Influenza-related morbidity and mortality among children in developed and developing countries

Publikation: Bidrag til tidsskriftTidsskriftartikelForskningpeer review

Resumé

More than 20% of all childhood deaths are thought to be acute respiratory (ARI) deaths; most of these occur in developing countries. Bacterial pathogens are implied in 70–90% of pediatric ARI deaths, while 10–30% are attributed to respiratory syncytial viruses (RSV). This implies that influenza is not an important cause of severe pediatric ARI.

Influenza A,B virus infections may nevertheless cause ARI deaths by triggering bacterial superinfections. The mechanism of triggering is still poorly understood, as well as the consequences in terms of disease burden. However, recent studies have shed additional light on the triggering mechanism and provided an example of an influenza-triggered outbreak of severe pediatric pneumococcal disease. Further, new studies have quantified the impact of influenza on pediatric hospitalizations in the US—and argued that they may be similar in magnitude to that of RSV.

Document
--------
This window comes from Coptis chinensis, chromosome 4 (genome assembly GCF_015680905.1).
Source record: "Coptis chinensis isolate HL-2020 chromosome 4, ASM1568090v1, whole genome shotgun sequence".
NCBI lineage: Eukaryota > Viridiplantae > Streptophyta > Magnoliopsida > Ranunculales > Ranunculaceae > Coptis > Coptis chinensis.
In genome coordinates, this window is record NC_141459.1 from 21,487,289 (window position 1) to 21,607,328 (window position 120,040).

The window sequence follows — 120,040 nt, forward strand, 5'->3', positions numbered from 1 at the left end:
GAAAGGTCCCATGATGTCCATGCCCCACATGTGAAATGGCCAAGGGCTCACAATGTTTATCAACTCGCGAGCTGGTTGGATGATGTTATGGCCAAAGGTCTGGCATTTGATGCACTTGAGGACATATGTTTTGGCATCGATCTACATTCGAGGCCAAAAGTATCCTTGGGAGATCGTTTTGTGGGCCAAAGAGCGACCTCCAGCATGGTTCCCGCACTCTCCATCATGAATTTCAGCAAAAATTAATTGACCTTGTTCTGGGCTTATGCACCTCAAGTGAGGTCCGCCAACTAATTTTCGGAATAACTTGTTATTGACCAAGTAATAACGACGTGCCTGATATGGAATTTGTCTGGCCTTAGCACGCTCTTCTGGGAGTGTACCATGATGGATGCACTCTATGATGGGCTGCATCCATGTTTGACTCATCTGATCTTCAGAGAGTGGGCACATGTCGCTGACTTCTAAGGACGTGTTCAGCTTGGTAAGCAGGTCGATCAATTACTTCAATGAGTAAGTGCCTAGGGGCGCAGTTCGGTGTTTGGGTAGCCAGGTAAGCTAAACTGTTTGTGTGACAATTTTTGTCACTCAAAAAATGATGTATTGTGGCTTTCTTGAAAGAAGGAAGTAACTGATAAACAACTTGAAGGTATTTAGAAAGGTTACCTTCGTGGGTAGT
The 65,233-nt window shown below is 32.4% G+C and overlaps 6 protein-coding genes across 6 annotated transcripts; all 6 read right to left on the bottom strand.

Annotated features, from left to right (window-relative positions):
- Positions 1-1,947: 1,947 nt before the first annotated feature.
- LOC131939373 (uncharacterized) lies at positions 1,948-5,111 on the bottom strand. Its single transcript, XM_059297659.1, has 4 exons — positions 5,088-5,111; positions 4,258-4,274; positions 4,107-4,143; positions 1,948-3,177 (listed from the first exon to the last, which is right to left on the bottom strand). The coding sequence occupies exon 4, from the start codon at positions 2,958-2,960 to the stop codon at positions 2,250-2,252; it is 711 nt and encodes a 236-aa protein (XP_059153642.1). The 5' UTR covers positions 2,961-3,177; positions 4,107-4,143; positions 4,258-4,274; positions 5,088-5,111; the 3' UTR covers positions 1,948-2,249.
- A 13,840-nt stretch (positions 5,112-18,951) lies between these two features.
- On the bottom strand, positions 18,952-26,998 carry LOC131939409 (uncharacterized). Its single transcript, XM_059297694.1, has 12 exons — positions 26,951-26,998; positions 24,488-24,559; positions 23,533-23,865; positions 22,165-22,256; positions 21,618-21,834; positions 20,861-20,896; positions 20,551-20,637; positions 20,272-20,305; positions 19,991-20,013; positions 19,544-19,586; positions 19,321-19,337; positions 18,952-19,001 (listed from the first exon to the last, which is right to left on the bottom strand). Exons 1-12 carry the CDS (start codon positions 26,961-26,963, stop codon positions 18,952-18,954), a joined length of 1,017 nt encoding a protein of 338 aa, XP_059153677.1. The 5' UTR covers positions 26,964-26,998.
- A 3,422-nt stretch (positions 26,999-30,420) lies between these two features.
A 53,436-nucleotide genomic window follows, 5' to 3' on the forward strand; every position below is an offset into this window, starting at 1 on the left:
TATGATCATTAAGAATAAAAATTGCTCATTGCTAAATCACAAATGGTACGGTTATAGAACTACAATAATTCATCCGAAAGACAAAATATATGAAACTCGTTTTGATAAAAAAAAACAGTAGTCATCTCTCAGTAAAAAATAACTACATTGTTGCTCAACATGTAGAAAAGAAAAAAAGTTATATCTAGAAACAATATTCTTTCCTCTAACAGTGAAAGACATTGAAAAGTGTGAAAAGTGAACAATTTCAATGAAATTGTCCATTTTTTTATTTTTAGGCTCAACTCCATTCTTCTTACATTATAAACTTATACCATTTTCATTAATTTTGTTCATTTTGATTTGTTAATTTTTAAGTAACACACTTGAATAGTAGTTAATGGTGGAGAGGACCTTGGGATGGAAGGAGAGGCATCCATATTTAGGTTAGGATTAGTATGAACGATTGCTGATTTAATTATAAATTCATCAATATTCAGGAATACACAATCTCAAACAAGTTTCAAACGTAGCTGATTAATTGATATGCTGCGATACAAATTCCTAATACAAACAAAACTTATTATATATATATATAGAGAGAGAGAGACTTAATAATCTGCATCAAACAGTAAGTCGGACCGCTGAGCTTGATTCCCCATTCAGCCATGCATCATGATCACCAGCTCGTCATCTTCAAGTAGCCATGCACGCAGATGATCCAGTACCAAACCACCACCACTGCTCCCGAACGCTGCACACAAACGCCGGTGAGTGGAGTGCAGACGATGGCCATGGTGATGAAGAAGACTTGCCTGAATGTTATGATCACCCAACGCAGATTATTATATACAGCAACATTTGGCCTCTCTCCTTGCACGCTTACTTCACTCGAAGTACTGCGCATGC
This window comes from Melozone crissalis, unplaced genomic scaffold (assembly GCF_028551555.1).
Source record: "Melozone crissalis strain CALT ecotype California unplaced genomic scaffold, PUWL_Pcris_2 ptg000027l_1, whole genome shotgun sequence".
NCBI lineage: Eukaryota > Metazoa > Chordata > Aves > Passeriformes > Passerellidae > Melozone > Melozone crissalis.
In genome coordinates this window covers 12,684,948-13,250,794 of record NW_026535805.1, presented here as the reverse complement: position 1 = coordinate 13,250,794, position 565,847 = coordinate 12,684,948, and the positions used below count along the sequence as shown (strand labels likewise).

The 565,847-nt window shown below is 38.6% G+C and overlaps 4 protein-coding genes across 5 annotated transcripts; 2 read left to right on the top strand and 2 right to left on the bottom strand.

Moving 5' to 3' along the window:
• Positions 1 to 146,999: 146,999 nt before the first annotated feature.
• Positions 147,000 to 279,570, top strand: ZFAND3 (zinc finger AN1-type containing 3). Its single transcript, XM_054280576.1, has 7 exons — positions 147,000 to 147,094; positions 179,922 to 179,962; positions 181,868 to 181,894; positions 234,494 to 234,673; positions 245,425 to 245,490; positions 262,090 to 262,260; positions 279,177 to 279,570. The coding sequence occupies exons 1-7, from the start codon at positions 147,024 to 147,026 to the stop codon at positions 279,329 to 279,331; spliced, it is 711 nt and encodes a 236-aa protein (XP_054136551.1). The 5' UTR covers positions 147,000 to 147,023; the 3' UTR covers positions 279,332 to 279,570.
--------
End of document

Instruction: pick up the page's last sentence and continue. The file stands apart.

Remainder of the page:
In the tropics, the year-round circulation of influenza viruses prohibits the use of traditional tools to observe and quantify the attributable burden as the increase in severe ARI outcomes during influenza periods. Also, several studies of pathogens isolated from ARI-hospitalized children suggest a minor role of influenza viruses. However, since influenza may trigger bacterial super infections it is likely that undiagnosed influenza infections cause a significant subset of ARI deaths in developing countries.

The void of data demonstrating the impact on ARI hospitalizations and deaths in the tropics has put influenza viruses at a disadvantage in terms of being recognized as serious pathogens. With the availability of new mucosal live-attenuated influenza vaccine formulations, it may be prudent to re-examine this issue for children living in tropical developing countries. Vaccine probe studies are needed to assess the true influenza-related disease burden.
OriginalsprogEngelsk
TidsskriftInternational Congress Series
Vol/bind1219
Antal sider7
ISSN0531-5131
DOI
StatusUdgivet - 2001